Sherri over at Rainy Day Yarns in Gig Harbor, Washington is a prolific knitters. Seriously, she gets so much done, I’m always in envy of her work. This hat is not just a hat to keep warm…one you throw on because you are having a bad hair day, or you are so lazy, throwing a hat on ‘is’ you doing your hair that day. This hat has style! This hat is going to say to people, look at her, she always looks so nice…love her!
Here are all the deets: Nollie Hat by Monika Sirna; yarn: Malabrigo Yarn Mecha #33 Cereza, which is a bulky weight yarn, so this hat knits up FAST; knit by Sherri, Rainy Day Yarns, Gig Harbor, Washington. It’s a pattern for purchase over on Ravelry.
So to quote the “Plucky Knitter” — ‘when in doubt, knit a hat’!
Todays blog post will combine two things; a trip to a yarn shop on Thanksgiving weekend, and our annual LYS report that happens every January!
Diana Cripe is our moderator over in our Ravelry group. She and her husband took a little camping trip over the Thanksgiving weekend with some friends. Here is what she had to say…
Over the Thanksgiving weekend, we stayed at Cape Disappointment State Park with friends. When we went to check in, I noticed the gal helping us was wearing what looked like hand knit fingerless gloves. When I asked if she knit them, she said she had, and that there was a great yarn shop in Ilwaco, just a short distance away.
On the Friday, my friend and I went for a visit. The store is called Purly Shell, and the owner, Heather, was very nice and let me take photos and ask her some questions. She is a spinner and has her own handspun in the shop. She has it displayed on the walls hanging in nets, which I thought was quite clever, as Ilwaco is a fishing town. The Christmas tree has a couple of Wingspan shawls that are draped like garland, also fun and creative. The business also carries brands that you would recognize as well as her specialty dyes.
I bought a beautiful hand dyed yarn from a Portland area dyer that she had. The color way I got is called University of Washington but the colors are more subdued than typical UW colors. I’m anxious to see how it knits up!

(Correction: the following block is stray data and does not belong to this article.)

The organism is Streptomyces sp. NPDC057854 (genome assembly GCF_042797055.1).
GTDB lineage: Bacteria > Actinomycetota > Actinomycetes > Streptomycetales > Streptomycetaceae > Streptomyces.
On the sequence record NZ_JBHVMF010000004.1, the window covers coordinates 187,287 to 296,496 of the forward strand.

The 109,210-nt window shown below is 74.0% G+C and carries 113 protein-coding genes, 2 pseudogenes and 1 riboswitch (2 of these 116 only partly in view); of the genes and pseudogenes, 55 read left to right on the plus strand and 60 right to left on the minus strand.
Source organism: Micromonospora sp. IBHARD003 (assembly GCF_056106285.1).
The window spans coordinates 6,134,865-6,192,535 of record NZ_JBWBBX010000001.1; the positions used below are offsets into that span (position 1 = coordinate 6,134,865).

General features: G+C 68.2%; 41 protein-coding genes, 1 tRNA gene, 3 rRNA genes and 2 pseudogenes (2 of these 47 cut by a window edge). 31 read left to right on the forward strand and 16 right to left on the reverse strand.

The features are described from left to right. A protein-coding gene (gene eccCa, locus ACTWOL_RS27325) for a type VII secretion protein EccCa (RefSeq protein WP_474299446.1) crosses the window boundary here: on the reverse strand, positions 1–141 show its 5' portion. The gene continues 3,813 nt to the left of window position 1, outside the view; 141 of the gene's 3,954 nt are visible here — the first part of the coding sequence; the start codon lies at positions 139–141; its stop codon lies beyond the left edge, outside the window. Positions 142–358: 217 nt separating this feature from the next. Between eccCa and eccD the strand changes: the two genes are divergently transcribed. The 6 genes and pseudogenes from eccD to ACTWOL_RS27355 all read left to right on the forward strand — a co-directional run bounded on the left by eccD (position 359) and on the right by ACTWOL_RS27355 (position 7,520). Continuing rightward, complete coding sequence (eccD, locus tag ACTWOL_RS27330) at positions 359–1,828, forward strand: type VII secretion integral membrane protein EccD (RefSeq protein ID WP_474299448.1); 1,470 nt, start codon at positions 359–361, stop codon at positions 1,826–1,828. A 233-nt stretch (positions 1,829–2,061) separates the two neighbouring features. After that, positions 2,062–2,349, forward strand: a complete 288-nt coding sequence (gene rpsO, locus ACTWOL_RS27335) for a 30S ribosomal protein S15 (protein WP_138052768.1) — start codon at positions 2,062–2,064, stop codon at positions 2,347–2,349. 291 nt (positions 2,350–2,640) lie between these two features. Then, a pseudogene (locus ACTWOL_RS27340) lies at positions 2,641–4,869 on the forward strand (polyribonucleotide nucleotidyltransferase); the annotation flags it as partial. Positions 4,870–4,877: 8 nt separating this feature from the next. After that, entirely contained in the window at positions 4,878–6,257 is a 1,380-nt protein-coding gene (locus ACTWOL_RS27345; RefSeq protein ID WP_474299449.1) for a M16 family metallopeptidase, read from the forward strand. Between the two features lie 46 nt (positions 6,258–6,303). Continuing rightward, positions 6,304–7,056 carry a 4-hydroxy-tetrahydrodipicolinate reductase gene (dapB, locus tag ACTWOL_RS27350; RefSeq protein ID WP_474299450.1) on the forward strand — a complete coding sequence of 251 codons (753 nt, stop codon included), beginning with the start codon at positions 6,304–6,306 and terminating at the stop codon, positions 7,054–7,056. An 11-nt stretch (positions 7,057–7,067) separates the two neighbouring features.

Now on to the 2016 LYS report. Every January I report on the yarn shops. Startups open, shops close, and shops certainly move around…but here is how the numbers shake out for 2016. We started 2016 with 1,089 yarn shops and finished 2016 with 1034 shops…that is a deficit of 55 yarn shops. When I started America’s Knitting in August of 2007 we had 1,445 yarn shops with a decline every year since. Having a discussion of why the LYS is in decline, takes on many forms — an over saturation of the market? — a decline in the craft? — a tightening economy where folks have less disposable income? You will have to give this some thought and decide for yourself as to why local yarn shops are on the decline.
One thing I do know, when you support small business of the local yarn shop, you are directly impacting families and communities. They are open for us daily with their commitment to the craft. They teach and build community through classes and open knit groups – you meet your friends at the local yarn shop. With a store front, you can see and touch the yarn, and see how it knits up into samples. With a local yarn shop you can be inspired!
America’s Knitting is a yarn shop registry with a heart! We humanize yarn shops, so they can be remembered through stories, pictures and people, not merely data! I help yarn shops tell their story. You can have 12 yarn shops in a major city and they are all different, because they are owned by different people with a different story.